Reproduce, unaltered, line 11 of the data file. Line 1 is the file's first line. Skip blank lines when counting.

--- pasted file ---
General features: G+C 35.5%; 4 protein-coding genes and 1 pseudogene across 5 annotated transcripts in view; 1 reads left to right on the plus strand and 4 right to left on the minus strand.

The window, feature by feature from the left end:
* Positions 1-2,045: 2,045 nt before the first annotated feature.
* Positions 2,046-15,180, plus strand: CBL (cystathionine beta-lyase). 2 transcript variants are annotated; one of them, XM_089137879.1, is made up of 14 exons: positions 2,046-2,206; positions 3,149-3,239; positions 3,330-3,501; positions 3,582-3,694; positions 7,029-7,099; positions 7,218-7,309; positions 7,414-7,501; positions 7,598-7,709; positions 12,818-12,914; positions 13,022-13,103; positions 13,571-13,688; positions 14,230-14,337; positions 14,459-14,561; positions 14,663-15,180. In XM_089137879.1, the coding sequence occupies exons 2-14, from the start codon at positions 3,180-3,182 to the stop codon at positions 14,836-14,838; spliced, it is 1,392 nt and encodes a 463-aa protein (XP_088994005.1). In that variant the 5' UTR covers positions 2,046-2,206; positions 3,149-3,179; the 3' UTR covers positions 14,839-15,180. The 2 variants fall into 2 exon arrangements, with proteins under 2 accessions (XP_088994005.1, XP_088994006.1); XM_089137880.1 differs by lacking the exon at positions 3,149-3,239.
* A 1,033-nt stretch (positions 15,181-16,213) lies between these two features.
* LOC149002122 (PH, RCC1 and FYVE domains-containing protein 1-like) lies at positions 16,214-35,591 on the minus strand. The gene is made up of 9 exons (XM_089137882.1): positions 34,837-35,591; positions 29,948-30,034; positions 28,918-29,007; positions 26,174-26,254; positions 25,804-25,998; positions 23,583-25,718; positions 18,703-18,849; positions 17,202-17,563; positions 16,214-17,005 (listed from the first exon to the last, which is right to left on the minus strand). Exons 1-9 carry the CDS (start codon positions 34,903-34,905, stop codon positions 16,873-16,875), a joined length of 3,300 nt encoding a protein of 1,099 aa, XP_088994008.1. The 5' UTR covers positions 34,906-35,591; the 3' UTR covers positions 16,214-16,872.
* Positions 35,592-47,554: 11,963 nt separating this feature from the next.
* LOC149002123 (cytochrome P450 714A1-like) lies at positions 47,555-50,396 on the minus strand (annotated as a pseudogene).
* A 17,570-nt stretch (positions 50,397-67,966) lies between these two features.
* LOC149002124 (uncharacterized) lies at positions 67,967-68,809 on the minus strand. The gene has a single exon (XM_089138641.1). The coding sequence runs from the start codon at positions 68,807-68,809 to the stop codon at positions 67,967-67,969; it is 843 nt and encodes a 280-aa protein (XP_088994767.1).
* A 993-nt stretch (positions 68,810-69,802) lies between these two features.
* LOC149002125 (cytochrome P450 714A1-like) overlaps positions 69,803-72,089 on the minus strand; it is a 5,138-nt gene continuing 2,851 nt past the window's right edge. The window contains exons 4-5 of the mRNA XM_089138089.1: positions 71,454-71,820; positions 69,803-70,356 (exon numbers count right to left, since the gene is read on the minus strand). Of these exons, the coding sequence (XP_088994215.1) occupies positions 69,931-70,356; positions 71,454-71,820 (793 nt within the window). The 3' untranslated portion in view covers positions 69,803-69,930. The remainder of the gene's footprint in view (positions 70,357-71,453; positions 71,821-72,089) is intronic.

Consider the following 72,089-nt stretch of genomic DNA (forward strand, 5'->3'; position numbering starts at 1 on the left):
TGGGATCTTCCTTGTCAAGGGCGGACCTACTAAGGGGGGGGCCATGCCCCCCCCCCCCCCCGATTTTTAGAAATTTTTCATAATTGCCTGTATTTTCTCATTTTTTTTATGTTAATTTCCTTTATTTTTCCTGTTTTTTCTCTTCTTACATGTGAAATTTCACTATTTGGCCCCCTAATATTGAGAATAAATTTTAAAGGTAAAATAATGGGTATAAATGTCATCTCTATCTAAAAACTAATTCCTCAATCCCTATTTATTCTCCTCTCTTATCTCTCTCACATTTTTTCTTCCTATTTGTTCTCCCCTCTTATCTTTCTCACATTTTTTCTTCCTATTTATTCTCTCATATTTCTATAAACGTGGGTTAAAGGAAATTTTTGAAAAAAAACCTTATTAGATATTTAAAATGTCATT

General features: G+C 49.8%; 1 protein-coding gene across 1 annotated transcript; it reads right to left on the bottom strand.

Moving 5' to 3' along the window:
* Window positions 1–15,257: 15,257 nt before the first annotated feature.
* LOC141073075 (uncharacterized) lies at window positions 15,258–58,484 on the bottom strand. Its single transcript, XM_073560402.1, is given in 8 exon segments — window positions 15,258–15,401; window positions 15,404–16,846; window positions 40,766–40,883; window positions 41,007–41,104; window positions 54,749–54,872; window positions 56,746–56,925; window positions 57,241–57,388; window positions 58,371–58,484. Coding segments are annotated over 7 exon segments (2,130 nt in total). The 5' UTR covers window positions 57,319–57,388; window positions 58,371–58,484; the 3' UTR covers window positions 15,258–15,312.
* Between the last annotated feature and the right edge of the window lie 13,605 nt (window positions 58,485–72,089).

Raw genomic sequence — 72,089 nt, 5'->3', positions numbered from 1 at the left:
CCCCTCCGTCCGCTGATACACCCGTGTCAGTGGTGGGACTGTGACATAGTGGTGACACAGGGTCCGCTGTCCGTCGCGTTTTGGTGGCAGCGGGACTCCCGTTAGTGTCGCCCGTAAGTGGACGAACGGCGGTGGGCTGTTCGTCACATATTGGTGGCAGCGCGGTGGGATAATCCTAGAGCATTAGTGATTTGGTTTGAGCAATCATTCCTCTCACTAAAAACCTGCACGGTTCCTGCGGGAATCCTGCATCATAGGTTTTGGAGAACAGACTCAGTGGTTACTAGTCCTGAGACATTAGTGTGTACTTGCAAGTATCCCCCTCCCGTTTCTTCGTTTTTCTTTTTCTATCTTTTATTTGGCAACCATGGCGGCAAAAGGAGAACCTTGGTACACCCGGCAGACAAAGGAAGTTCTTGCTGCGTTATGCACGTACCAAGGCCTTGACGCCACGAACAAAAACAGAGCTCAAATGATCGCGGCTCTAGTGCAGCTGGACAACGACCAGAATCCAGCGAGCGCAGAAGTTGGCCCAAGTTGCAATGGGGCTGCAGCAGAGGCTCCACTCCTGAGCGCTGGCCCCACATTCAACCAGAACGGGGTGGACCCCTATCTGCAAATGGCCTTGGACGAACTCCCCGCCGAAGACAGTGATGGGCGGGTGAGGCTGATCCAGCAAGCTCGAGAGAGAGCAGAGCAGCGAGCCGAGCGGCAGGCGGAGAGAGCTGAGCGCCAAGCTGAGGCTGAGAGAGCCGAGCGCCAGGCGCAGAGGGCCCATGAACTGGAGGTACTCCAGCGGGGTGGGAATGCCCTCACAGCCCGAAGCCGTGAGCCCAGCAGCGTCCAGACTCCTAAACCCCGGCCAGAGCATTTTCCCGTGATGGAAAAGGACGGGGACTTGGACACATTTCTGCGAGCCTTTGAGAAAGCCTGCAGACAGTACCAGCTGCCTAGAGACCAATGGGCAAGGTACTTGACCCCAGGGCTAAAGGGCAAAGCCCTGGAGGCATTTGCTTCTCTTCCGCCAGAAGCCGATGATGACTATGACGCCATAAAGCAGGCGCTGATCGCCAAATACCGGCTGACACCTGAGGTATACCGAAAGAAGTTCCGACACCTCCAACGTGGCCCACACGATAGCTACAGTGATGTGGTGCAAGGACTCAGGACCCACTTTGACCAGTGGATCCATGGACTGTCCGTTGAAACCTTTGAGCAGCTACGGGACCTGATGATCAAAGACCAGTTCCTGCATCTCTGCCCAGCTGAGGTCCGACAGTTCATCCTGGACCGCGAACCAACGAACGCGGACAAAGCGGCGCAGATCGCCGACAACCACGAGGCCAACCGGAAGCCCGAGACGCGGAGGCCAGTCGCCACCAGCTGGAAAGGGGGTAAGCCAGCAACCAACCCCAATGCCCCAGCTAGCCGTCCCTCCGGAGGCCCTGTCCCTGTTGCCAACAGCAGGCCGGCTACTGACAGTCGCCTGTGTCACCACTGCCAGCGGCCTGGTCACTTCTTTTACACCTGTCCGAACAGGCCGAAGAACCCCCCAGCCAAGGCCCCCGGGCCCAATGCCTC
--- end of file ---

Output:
* A 993-nt stretch (positions 68,810-69,802) lies between these two features.